Florida Evacuation?

It has always been a pipe dream.

And panic has not set in yet. Hurricane does not arrive till Sunday.  Even if you only attempted to evacuate one fifth of the South Florida population, you simply cannot squeeze one million people in three major highways without making it a mess.
And only one direction: North.

So it is a choice between getting screwed at home or in your car parked in a remote highway. That is why so many choose to weather it out.

What differs this time is there is nothing in the US prepped to withstand a category 5 hurricane this big. You just pray you are far enough from the eye you get the lower wind speeds that you know or figure you can withstand.

 

11 Replies to “Florida Evacuation?”

  1. I don’t understand this last minute evac or prep mentality. On the news right now they’re showing video of long lines of motor vehicles waiting to get fuel and long lines of people waiting to get in Home Depot to get supplies. This hurricane was no surprise to anyone, it’s not like it just popped up on the coast of Florida, it’s been out there for a while, yet the people did nothing to prepare for it until nearly the last moment. I have little faith that the US will survive a zombie apocalypse. At least Jet Blue is offering $99 tickets out of there, but I’m guessing the people will start getting in line for that ride about the same time Irma is toppling the air traffic towers.

    Hey Miguel, if you don’t have a copy of mah book, Technical Manual: Surviving a Zombie Apocalypse, DM me your address on the twitters and I’ll send you a copy, once mail service is restored in FL. Best of luck to you.




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    1. Since Wilma we have not had a major or minor hurricane hit us. During the same time we went from 17,778,156 people to 20,612,439.So you have a combination of the usual Last Minute Idiots with totally Clueless Newbies.

      And truthfully? You never feel ready. You want one more case of water, maybe another gallon of fuel or you simply forgot some stupid thing (In my case, a funnel) so so people chance it.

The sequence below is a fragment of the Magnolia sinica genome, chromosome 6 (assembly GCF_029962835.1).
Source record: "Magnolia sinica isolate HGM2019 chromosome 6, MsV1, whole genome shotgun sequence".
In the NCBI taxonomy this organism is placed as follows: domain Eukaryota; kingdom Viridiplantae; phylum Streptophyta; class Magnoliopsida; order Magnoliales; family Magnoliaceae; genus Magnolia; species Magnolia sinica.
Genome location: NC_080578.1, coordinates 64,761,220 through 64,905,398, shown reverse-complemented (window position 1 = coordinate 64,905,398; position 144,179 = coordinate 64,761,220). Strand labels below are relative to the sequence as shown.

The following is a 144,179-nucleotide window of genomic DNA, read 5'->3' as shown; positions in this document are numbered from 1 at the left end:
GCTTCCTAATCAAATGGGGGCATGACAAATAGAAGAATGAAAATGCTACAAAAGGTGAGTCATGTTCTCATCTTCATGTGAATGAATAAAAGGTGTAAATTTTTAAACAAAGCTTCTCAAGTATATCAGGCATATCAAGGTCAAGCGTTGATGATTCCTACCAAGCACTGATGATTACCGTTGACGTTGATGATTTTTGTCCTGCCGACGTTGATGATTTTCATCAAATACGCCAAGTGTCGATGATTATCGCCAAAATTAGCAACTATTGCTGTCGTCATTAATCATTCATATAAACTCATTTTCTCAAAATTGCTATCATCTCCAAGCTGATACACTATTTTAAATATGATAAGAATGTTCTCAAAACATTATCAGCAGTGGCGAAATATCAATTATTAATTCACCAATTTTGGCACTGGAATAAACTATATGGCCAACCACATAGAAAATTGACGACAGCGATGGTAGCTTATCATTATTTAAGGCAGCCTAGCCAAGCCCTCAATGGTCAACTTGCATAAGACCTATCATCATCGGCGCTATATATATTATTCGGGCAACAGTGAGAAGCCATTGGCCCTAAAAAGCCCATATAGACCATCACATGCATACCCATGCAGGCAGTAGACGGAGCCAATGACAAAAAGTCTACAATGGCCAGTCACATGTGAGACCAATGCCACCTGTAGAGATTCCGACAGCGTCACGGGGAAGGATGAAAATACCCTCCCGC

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  2. The scenes those pictures show are the reason I’m not willing to evacuate for a hurricane. From Alicia to the recent Harvey, I stay. Now that I’m 100 ± from the coast I really have no reason to leave anyway.

    You be safe Miguel. I’ll keep a good thought for you.




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  3. you simply cannot squeeze one million people in three major highways without making it a mess. It’s actually worse than that. Two of those major ways north converge into one at Wildwood, where the turnpike and I-75 meet. That makes only two major routes out of the state. You could get to I-10 and go west into the panhandle. That appears “safe” at the moment. Or you could get on US 1 or 441 and face the constant lights and city traffic. Shouldn’t be that much worse than the I-75/95 parking lots.

    Good luck and God speed, Miguel. I’m getting ready to hang up the shutters and “hunker down” here, too.




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    1. The majority of people are still staying put. You need supplies to be delivered plus emergency personnel, linemen, etc need to be pre-positioned. The highway makes for sexy TV but in Florida evacuation from a hurricane that track South to North? You are taking chances.




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  4. I think a lot depends on what you’re used to. I grew up mostly in Idaho so winter storms don’t bother me much. Lived in Charlotte, NC for a few years; whenever a winter storm was predicted, grocery stores were out of bread and milk the day before. Part of this was the local news hyping anything more than an inch of snow as “The Storm of the Century” (complete with reverberation effect).

    Now Hurricanes on the other hand, I’m outa there a week ahead of predicted landfall (LOL).




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